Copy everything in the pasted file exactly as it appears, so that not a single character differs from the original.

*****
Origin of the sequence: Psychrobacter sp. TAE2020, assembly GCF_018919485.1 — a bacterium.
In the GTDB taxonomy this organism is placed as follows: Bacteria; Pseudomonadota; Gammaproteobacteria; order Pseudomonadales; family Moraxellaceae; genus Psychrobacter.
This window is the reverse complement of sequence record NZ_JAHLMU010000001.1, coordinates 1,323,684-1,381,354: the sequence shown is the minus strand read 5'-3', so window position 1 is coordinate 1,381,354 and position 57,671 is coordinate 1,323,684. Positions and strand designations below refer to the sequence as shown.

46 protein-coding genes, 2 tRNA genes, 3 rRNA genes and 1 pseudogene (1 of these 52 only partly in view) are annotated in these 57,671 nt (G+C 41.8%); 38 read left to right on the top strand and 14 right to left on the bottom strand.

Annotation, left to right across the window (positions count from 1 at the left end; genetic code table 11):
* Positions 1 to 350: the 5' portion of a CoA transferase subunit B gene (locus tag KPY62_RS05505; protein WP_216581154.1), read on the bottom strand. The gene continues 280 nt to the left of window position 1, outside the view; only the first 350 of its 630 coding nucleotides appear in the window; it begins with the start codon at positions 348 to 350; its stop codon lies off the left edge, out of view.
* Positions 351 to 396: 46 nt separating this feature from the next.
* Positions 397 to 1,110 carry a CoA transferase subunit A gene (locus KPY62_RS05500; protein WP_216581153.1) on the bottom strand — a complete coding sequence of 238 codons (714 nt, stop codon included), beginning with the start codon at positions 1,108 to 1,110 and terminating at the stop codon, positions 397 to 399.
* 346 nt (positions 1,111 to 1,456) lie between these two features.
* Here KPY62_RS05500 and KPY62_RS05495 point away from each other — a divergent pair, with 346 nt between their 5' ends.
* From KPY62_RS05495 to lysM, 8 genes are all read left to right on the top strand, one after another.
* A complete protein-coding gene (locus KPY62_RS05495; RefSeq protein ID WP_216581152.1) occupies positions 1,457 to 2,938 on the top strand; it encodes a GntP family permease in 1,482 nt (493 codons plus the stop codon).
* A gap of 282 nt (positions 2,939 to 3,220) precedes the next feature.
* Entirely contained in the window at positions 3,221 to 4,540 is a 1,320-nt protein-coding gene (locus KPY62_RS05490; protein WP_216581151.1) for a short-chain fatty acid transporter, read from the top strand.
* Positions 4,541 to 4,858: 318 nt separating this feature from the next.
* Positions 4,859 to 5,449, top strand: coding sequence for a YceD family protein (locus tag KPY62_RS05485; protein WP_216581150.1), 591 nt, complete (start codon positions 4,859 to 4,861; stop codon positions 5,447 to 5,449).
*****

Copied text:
Origin of the sequence: Psychrobacter sp. TAE2020, assembly GCF_018919485.1 — a bacterium.
In the GTDB taxonomy this organism is placed as follows: Bacteria; Pseudomonadota; Gammaproteobacteria; order Pseudomonadales; family Moraxellaceae; genus Psychrobacter.
This window is the reverse complement of sequence record NZ_JAHLMU010000001.1, coordinates 1,323,684-1,381,354: the sequence shown is the minus strand read 5'-3', so window position 1 is coordinate 1,381,354 and position 57,671 is coordinate 1,323,684. Positions and strand designations below refer to the sequence as shown.

46 protein-coding genes, 2 tRNA genes, 3 rRNA genes and 1 pseudogene (1 of these 52 only partly in view) are annotated in these 57,671 nt (G+C 41.8%); 38 read left to right on the top strand and 14 right to left on the bottom strand.

Annotation, left to right across the window (positions count from 1 at the left end; genetic code table 11):
* Positions 1 to 350: the 5' portion of a CoA transferase subunit B gene (locus tag KPY62_RS05505; protein WP_216581154.1), read on the bottom strand. The gene continues 280 nt to the left of window position 1, outside the view; only the first 350 of its 630 coding nucleotides appear in the window; it begins with the start codon at positions 348 to 350; its stop codon lies off the left edge, out of view.
* Positions 351 to 396: 46 nt separating this feature from the next.
* Positions 397 to 1,110 carry a CoA transferase subunit A gene (locus KPY62_RS05500; protein WP_216581153.1) on the bottom strand — a complete coding sequence of 238 codons (714 nt, stop codon included), beginning with the start codon at positions 1,108 to 1,110 and terminating at the stop codon, positions 397 to 399.
* 346 nt (positions 1,111 to 1,456) lie between these two features.
* Here KPY62_RS05500 and KPY62_RS05495 point away from each other — a divergent pair, with 346 nt between their 5' ends.
* From KPY62_RS05495 to lysM, 8 genes are all read left to right on the top strand, one after another.
* A complete protein-coding gene (locus KPY62_RS05495; RefSeq protein ID WP_216581152.1) occupies positions 1,457 to 2,938 on the top strand; it encodes a GntP family permease in 1,482 nt (493 codons plus the stop codon).
* A gap of 282 nt (positions 2,939 to 3,220) precedes the next feature.
* Entirely contained in the window at positions 3,221 to 4,540 is a 1,320-nt protein-coding gene (locus KPY62_RS05490; protein WP_216581151.1) for a short-chain fatty acid transporter, read from the top strand.
* Positions 4,541 to 4,858: 318 nt separating this feature from the next.
* Positions 4,859 to 5,449, top strand: coding sequence for a YceD family protein (locus tag KPY62_RS05485; protein WP_216581150.1), 591 nt, complete (start codon positions 4,859 to 4,861; stop codon positions 5,447 to 5,449).